Permalink to Paul Ryan’s Budget:  The Most Important Domestic Proposal of our Lifetimes

Paul Ryan’s Budget: The Most Important Domestic Proposal of our Lifetimes

 

Now that Rep. Paul Ryan, chairman of the House Budget Committee, has presented the GOP’s budget proposal for fiscal year 2012, I’ve been waiting for David Limbaugh to admit that the document is so splendid–so precisely what we had all been hoping for in every regard–that we should put right out of our minds any thoughts of muddying matters by shutting down the government.  Brother David having apparently been detained, though, I thought I’d say a word.

Paul Ryan’s document is historic.  By cutting more than $4 trillion from the budget over the next decade, it exceeds the recommendations of the budget commission President Obama established (and then ignored).  For that matter, it exceeds the fondest hopes of nearly everyone I know, including the most ardent members of the Tea Party.  The budget cuts discretionary spending, as it must.  But it takes on–forthrightly, unapologetically, and systematically–the major entitlement programs, especially Medicaid.  

In a word, this budget represents the first concerted, credible effort to shrink the federal government since the birth of the welfare state seven decades ago.  But not only that.  The document–and this is a critical matter, both as to policy and to the politics of the day–doesn’t merely shrink and slash.  It isn’t merely concerned with balancing the books.  It promotes growth. 

Here’s the way Ryan described the budget this past weekend on Fox News Sunday:

By cutting spending, reforming entitlements and growing our economy. Look, we intendryan-flag.jpg to not only cut discretionary spending and put caps on spending, you have to address the drivers of our debt. …

Now the good thing we have going for us is we have time to fix this problem. So the kinds of reform we’re going to be putting out there won’t make changes to people who are already in or near retirement. If you’re 55 or older, you won’t see changes. You won’t have to reorient your lives around these things.

But if we keep kicking the can down the road and keep making more empty promises to people, then we’ll have the European kind of pain and austerity. Then you have cuts to current seniors, tax increases that slow down your economy.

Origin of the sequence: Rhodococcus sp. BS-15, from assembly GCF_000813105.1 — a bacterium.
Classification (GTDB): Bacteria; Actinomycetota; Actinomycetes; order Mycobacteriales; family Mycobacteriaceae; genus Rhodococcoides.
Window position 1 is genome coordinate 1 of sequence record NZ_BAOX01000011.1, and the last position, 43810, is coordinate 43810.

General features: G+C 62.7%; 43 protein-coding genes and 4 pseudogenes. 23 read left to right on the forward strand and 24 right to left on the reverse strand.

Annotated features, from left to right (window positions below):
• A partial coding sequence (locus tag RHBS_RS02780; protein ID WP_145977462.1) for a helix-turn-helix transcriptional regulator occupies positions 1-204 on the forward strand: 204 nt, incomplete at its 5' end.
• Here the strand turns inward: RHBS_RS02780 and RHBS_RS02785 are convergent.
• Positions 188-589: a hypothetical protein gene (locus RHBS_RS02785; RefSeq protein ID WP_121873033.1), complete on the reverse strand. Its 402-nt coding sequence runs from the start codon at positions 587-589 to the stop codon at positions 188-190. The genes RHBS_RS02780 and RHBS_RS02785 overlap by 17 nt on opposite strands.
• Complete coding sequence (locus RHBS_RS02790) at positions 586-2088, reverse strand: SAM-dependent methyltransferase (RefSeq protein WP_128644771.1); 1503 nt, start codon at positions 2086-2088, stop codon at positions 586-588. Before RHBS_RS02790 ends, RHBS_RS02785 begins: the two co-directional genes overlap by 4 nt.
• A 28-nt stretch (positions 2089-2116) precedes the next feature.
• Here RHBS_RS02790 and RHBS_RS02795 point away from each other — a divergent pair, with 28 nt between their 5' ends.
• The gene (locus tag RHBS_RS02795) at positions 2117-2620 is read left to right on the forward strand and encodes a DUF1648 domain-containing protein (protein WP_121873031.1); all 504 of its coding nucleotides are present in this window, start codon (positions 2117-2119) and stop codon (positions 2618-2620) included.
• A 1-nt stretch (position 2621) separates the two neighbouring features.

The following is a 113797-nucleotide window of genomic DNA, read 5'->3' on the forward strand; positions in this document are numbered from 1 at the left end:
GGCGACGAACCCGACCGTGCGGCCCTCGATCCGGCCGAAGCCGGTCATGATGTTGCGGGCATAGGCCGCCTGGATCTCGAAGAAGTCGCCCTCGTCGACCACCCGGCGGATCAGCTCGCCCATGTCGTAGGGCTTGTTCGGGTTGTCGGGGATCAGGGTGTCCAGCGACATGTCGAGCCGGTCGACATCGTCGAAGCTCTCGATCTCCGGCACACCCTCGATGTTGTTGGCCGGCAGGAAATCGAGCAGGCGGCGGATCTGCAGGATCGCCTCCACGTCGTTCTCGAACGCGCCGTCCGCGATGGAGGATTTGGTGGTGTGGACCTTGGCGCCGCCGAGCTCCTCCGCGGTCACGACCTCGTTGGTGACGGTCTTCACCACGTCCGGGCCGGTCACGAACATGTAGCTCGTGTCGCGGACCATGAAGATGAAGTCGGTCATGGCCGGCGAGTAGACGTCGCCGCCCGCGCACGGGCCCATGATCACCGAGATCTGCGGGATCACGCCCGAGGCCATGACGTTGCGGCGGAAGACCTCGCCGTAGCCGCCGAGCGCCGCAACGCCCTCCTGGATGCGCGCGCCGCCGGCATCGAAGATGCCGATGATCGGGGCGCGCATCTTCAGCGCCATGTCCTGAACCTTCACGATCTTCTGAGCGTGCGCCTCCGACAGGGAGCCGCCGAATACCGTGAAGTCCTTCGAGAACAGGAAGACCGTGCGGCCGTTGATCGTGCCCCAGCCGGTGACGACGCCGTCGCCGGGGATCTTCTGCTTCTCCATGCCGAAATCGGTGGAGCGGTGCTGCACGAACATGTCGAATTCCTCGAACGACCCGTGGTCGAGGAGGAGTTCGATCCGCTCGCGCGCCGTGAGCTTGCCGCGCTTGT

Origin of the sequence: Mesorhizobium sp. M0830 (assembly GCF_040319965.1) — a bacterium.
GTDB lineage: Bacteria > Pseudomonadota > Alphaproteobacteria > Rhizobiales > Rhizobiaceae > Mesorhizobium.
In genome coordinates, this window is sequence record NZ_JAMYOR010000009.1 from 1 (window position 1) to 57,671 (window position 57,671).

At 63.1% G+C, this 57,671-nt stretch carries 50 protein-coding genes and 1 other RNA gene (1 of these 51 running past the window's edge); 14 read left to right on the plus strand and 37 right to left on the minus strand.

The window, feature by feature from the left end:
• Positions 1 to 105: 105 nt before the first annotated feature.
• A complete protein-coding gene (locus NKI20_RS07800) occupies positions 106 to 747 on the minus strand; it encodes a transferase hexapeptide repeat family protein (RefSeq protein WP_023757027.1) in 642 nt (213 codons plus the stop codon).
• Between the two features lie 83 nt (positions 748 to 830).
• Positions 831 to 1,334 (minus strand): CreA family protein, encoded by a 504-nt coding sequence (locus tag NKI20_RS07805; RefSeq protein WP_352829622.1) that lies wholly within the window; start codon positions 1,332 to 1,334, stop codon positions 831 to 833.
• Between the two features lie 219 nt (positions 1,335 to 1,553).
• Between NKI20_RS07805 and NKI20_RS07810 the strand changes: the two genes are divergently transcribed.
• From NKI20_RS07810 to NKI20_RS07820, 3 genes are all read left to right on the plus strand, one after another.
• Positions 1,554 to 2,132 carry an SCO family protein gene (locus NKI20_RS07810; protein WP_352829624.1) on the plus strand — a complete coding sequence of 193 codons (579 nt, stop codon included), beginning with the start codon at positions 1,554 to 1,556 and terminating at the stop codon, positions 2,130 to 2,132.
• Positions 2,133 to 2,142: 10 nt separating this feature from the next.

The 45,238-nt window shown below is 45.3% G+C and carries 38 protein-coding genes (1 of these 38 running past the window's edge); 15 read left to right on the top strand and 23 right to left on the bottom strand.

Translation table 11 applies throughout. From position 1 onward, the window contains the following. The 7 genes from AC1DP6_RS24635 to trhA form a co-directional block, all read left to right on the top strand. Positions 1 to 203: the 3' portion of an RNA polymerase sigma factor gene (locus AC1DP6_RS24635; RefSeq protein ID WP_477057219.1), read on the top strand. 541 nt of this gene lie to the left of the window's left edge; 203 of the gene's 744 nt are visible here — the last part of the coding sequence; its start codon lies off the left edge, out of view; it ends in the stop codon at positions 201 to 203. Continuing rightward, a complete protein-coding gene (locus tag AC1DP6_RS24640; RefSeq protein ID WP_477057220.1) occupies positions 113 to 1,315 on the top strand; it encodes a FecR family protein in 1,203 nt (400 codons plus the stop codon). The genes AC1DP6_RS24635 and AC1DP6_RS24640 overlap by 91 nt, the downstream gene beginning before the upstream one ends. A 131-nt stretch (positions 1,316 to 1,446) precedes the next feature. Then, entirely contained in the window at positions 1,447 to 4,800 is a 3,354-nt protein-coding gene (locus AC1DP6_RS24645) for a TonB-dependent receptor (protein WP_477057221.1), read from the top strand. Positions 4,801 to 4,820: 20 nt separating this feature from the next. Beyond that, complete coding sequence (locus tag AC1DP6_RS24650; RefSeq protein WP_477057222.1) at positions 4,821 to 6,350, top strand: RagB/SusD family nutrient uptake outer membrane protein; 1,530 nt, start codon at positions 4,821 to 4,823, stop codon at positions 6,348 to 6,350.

By addressing the drivers of the debt now, we do it in a gradual way. … And we are going to put out a plan that gets our debt on downward trajectory and gets us to a point of giving our next generation a debt-free nation. That in and of itself will help us grow the economy today and create jobs.

The GOP budget represents the most consequential domestic policy proposal in our lifetimes. Republicans, the Tea Party, conservatives, libertarians–we should drop all other fights.  This is where to make our stand.

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Members have made 66 comments.

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  1. Profile photo of Nyadnar17 Inactive

    Now that I have seen it I am a believer. I am a big Tea Party guy, but now that I have some actual physical proof that Republicans are serious about fixing the budget and entitlements I am willing to let pretty much anything else slide if we can push this through. If this doesn’t get Republicans to put aside our difference, rally together and fight nothing will. Calling my Reps and telling them to support this thing at all cost as soon as the full text is released

    • #1
    • April 5, 2011 at 4:35 am
  2. Profile photo of Peter Robinson Founder
    Peter Robinson Post author
    Nyadnar17:If this doesn’t get Republicans to put aside our difference, rally together and fight nothing will.· Apr 4 at 4:35pm

    You said it, my brother.

    • #2
    • April 5, 2011 at 4:41 am
  3. Profile photo of David Limbaugh Contributor

    I will not be baited by the apparently still evil Peter into putting a damper on this fantabulous development. I’m ecstatic about this and will not say a negative word. If this debate could swallow the CR debate it would be great, but alas, this one will take months and the current CR is set to expire in a few days. For the reasons I stated before, I say we hang tough on both. :-))))))))))

    • #3
    • April 5, 2011 at 4:44 am
  4. Profile photo of David Limbaugh Contributor

    Just to show what a good sport I am, I just ReTweeted this sucker. So there.

    • #4
    • April 5, 2011 at 4:48 am
  5. Profile photo of KC Mulville Member

    OK, I’m all for it. However, let’s be clear. So long as Obama is president, it won’t pass.

    But that’s not the point.

    The Democrats are going to claim, like Kevin Bacon in Animal House, that “all is well” and that these cuts aren’t needed, and that they’ll slow the recovery. [pause to allow the nausea to pass]